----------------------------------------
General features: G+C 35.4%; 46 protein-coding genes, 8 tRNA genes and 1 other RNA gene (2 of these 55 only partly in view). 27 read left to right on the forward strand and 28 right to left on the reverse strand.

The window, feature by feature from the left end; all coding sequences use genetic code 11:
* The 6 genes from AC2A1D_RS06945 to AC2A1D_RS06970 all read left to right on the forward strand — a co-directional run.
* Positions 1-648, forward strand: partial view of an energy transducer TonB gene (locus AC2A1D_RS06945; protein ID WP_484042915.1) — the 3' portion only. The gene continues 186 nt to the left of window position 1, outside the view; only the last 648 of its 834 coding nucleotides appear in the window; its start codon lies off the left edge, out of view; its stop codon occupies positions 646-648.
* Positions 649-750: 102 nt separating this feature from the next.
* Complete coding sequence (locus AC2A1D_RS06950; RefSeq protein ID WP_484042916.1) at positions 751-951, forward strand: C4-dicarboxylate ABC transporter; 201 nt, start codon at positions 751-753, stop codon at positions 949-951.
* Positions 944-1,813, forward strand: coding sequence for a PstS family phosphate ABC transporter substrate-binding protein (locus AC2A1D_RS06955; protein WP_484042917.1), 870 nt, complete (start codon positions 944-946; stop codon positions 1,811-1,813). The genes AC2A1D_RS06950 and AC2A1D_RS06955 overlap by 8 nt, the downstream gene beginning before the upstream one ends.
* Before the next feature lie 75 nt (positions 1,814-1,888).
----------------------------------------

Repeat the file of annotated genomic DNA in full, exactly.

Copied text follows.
General features: G+C 35.4%; 46 protein-coding genes, 8 tRNA genes and 1 other RNA gene (2 of these 55 only partly in view). 27 read left to right on the forward strand and 28 right to left on the reverse strand.

The window, feature by feature from the left end; all coding sequences use genetic code 11:
* The 6 genes from AC2A1D_RS06945 to AC2A1D_RS06970 all read left to right on the forward strand — a co-directional run.
* Positions 1-648, forward strand: partial view of an energy transducer TonB gene (locus AC2A1D_RS06945; protein ID WP_484042915.1) — the 3' portion only. The gene continues 186 nt to the left of window position 1, outside the view; only the last 648 of its 834 coding nucleotides appear in the window; its start codon lies off the left edge, out of view; its stop codon occupies positions 646-648.
* Positions 649-750: 102 nt separating this feature from the next.
* Complete coding sequence (locus AC2A1D_RS06950; RefSeq protein ID WP_484042916.1) at positions 751-951, forward strand: C4-dicarboxylate ABC transporter; 201 nt, start codon at positions 751-753, stop codon at positions 949-951.
* Positions 944-1,813, forward strand: coding sequence for a PstS family phosphate ABC transporter substrate-binding protein (locus AC2A1D_RS06955; protein WP_484042917.1), 870 nt, complete (start codon positions 944-946; stop codon positions 1,811-1,813). The genes AC2A1D_RS06950 and AC2A1D_RS06955 overlap by 8 nt, the downstream gene beginning before the upstream one ends.
* Before the next feature lie 75 nt (positions 1,814-1,888).